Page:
Knox citizens, officials mark Sept. 11 anniversary

Knox citizens, officials mark Sept. 11 anniversary

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The City of Knoxville and Knox County observed the anniversary at 8:45 a.m. with a wreath-laying ceremony. The City of Knoxville and Knox County observed the anniversary at 8:45 a.m. with a wreath-laying ceremony.
A wreath was placed at the 9/11 memorial on the front lawn of the City County Building. A wreath was placed at the 9/11 memorial on the front lawn of the City County Building.

KNOXVILLE (WATE) - A series of events Tuesday in Knox County will honor those who died and served on the fateful day 11 years ago when the U.S. was attacked.

The city of Knoxville and Knox County observed the anniversary at 8:45 a.m. at the 9/11 memorial on the front lawn of the City County Building. 

A moment of silence was observed by the participants, including members of the Knoxville Fire Department and family members of 9/11 victims. 

Several churches rang bells at 8:45 a.m. and again at 9:05 a.m. to mark the moments when planes hit the two towers of the World Trade Center.

"My brother, Tim Haviland, was working on the 93rd floor of the North Tower, which was the first tower hit," said Bruce Haviland.

There were no speeches, just a wreath next to the memorial.

"I choose to remember the good times: the laughter, the solving of the world's problems around the dinner table, things like that. Tim had a wonderful sense of humor, and a hearty, deep laugh, and that's what I choose to remember on days like today," Haviland added.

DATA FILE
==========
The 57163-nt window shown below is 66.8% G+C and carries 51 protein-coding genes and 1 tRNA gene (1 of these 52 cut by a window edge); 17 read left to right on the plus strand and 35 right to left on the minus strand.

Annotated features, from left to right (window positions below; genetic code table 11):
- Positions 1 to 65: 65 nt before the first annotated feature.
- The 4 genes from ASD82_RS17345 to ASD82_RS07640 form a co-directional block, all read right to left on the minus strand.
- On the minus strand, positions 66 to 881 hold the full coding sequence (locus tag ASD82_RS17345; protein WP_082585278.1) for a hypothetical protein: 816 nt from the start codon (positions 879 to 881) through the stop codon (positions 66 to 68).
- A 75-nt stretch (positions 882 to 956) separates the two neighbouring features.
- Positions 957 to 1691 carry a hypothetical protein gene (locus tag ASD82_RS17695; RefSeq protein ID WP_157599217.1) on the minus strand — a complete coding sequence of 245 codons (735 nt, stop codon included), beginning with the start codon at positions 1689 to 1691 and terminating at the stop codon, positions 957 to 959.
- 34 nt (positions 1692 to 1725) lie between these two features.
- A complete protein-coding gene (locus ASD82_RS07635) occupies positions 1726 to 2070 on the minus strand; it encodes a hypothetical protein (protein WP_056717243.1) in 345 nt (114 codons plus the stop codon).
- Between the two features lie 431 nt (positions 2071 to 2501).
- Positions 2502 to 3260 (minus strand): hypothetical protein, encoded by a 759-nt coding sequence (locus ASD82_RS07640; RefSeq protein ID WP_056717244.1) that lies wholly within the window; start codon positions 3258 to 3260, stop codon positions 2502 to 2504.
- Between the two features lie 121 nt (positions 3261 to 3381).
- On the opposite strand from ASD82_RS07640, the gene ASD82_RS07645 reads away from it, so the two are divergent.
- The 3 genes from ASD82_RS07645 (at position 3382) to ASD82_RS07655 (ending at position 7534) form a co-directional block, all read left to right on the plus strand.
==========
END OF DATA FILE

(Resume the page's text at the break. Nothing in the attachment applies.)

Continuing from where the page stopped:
One man arrived early, expecting more than two moments of silence and the ringing of church bells. "From what it had been in the past, I'm afraid we may be forgetting a little bit about what goes on, or what went on that day," Chuck Sayne said.

"We had some concerns, too, with it becoming too political, the politicians. I have that feeling too. I don't want to politicize this. It's about the families," said Knox County Mayor Tim Burchett.

Haviland thought it was handled appropriately. "I actually prefer it that way. I'm glad they've made it a time for the families and I actually read an article in the paper today about how in New York, there are no politicians speaking this year, just family members."

Knoxville Fire Station No. 1 on Summit Hill Drive honored the day by displaying a large American flag in front of the station during the time of the attacks.

Many flags throughout the county will fly at half staff on Tuesday.

Eleven years later, it's something we'll never forget. "September 11 never gets easier. It's always a very sad day," Haviland reflected.

6 News Reporter Jessa Lewis contributed to this report.

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